Overgaard K, Hansen MA, Jensen SB, Christiansen C. Effect of salcalcitonin given intranasally on bone mass and fracture rates in established osteoporosis: a dose response study. Br Med J. 1992; 305: 56–61.CrossRefGoogle Scholar
  93. 93.
    Kanis JA, Johnell O, Gullberg B, et al. Evidence for efficacy of drugs affecting bone metabolism in preventing hip fracture. Br Med J. 1992; 305: 1124–1128.CrossRefGoogle Scholar
  94. 94.
    Rico H, Hernandez ER, Revilla M, Gomez-Castresana F. Salmon calcitonin reduces vertebral fracture rate in postmenopausal crush fracture syndrome. Bone Miner. 1992; 16: 131–138.PubMedCrossRefGoogle Scholar
  95. 95.
    Wimalawansa SJ. Long and short term side effects and safety of calcitonin in man. Calcif Tissue Int. 1993; 52: 90–93.PubMedCrossRefGoogle Scholar
  96. 96.
    Muff R, Dambacher MA, Fischer JA. Formation of neutralizing antibodies during intranasal synthetic salmon calcitonin treatment of postmenopausal osteoporosis. Osteoporosis Int. 1991; 1: 72–75.CrossRefGoogle Scholar
  97. 97.
    Riggs BL, Hodgson SF, O’Fallon WM, et al. Effect of fluoride treatment on the fracture rate in postmenopausal women with osteoporosis. N Engl J Med. 1990; 322: 80 2809.Google Scholar
  98. 98.
    Kleerekoper M, Peterson EL, Nelson DA, et al. A randomized trial of sodium fluoride as a treatment for postmenopausal osteoporosis. Osteoporosis Int. 1991; 1: 155–161.CrossRefGoogle Scholar
  99. 99.
    Pak CYC, Sakhaee K, Adams-Huet B, et al. Treatment of postmenopausal osteoporosis with slow-release sodium fluoride: final report of a randomized controlled trial. Ann Intern Med. 1995; 123: 401–408.PubMedGoogle Scholar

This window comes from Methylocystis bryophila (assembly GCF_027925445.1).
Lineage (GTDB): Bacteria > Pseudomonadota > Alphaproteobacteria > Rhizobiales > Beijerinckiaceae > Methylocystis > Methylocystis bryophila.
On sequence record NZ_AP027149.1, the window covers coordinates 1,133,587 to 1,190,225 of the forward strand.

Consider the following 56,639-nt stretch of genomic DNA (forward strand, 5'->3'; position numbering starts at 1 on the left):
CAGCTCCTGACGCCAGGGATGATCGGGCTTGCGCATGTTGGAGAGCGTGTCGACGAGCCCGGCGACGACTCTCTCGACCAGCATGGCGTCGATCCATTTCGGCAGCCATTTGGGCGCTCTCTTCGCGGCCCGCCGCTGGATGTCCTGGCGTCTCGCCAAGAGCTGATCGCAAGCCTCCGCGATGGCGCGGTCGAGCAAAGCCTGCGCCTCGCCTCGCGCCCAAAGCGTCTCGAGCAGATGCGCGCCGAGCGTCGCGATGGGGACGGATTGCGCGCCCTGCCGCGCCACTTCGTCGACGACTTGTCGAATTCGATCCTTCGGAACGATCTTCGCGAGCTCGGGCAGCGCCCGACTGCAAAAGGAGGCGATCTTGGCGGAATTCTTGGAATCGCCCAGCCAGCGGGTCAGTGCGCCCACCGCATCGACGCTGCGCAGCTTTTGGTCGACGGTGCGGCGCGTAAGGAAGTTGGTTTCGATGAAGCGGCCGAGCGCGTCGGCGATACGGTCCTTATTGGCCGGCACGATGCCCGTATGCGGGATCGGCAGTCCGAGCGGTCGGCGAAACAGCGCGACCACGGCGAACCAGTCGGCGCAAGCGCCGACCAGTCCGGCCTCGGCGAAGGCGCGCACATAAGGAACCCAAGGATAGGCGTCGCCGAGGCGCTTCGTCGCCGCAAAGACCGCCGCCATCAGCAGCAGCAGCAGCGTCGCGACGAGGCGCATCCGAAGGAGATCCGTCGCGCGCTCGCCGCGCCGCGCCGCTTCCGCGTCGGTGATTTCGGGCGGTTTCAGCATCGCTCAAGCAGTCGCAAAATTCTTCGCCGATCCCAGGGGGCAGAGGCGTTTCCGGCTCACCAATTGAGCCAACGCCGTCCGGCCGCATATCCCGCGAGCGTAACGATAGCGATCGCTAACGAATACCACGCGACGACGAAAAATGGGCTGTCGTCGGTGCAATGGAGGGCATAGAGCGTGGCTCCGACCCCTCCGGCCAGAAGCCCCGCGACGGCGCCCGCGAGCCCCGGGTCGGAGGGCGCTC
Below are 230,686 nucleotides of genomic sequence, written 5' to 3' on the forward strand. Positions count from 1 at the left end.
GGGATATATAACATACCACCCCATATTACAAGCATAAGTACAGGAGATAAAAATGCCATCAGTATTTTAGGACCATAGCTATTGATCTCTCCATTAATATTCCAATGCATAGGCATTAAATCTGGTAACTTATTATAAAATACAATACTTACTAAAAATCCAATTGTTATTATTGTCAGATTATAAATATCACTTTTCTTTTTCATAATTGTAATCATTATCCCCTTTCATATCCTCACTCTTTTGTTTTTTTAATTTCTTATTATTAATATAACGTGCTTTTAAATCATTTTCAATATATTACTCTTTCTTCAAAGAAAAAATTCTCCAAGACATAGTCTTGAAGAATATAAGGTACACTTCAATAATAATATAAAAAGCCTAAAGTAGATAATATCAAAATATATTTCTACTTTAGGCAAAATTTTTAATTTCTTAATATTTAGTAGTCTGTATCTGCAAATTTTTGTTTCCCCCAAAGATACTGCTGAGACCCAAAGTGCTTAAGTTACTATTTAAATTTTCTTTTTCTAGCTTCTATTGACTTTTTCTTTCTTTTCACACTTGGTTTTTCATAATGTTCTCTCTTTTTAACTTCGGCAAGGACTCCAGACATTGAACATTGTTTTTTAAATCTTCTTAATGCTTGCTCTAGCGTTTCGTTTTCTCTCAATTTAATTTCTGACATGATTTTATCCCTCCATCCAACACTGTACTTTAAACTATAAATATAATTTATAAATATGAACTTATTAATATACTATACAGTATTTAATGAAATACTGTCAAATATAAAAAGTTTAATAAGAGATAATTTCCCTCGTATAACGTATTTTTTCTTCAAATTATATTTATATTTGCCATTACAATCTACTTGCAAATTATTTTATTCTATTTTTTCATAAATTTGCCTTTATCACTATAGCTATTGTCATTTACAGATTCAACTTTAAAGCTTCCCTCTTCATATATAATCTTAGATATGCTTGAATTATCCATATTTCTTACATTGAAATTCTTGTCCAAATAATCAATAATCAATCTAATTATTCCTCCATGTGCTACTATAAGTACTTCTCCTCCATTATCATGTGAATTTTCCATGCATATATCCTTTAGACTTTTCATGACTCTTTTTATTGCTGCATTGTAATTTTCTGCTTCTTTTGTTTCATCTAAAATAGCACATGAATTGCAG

100. 100.
    O’Duffy JD, Wahner HW, O’Fallon WM, et al. Mechanism of acute lower extremity pain syndrome in fluoridetreated osteoporotic patients. Am J Med. 1986; 80: 561–566.PubMedCrossRefGoogle Scholar
  101. 101.
    Baylink DJ, Ivey JL. Sodium fluoride for osteoporosis-some unanswered questions. JAMA. 1980; 245: 463–464.CrossRefGoogle Scholar
  102. 102.
    Wasnich RD, Benfante RJ, Yano K, et al. Thiazide effect on the mineral content of bone. N Engl J Med. 1983; 309: 344–347.PubMedCrossRefGoogle Scholar
  103. 103.
    Wasnich RD, Ross PD, Heilbrun LK, et al. Differential effects of thiazide and estrogen upon bone mineral content and fracture prevalence. Obstet Gynecol. 1986; 67: 457–462.PubMedGoogle Scholar
  104. 104.
    Wasnich R, Davis J, Ross P, Vogel J. Effect of thiazide on rates of bone mineral loss: a longitudinal study. Br Med J. 1990; 301: 1303–1305.CrossRefGoogle Scholar
  105. 105.
    Cauley JA, Cummings SR, Seeley DG, et al. Effects of thiazide diuretic therapy on bone mass, fractures and falls. Ann Intern Med. 1993; 118: 666–673.PubMedGoogle Scholar
  106. 106.
    LaCroix AZ, Weinpahl J, White LR, et al. Thiazide diuretic agents and the incidence of hip fracture. N Engl J Med. 1990; 322: 286–290.PubMedCrossRefGoogle Scholar
  107. 107.
    Felson DT, Sloutskis D, Anderson JJ, et al. Thiazide diuretics and the risk of hip fracture. Results from the Framingham Study. JAMA. 1991; 265: 370–373.PubMedCrossRefGoogle Scholar
  108. 108.
    Ray WA, Griffin MR, Downey W. Long term-use of thiazide diuretics and risk of hip fracture. Lancet. 1989; 1: 687–690.PubMedCrossRefGoogle Scholar
  109. 109.
    Heidrich FE, Stergachis A, Gross KM. Diuretic drug use and the risk for hip fracture. Ann Intern Med. 1991; 115: 1–6.PubMedGoogle Scholar
  110. 110.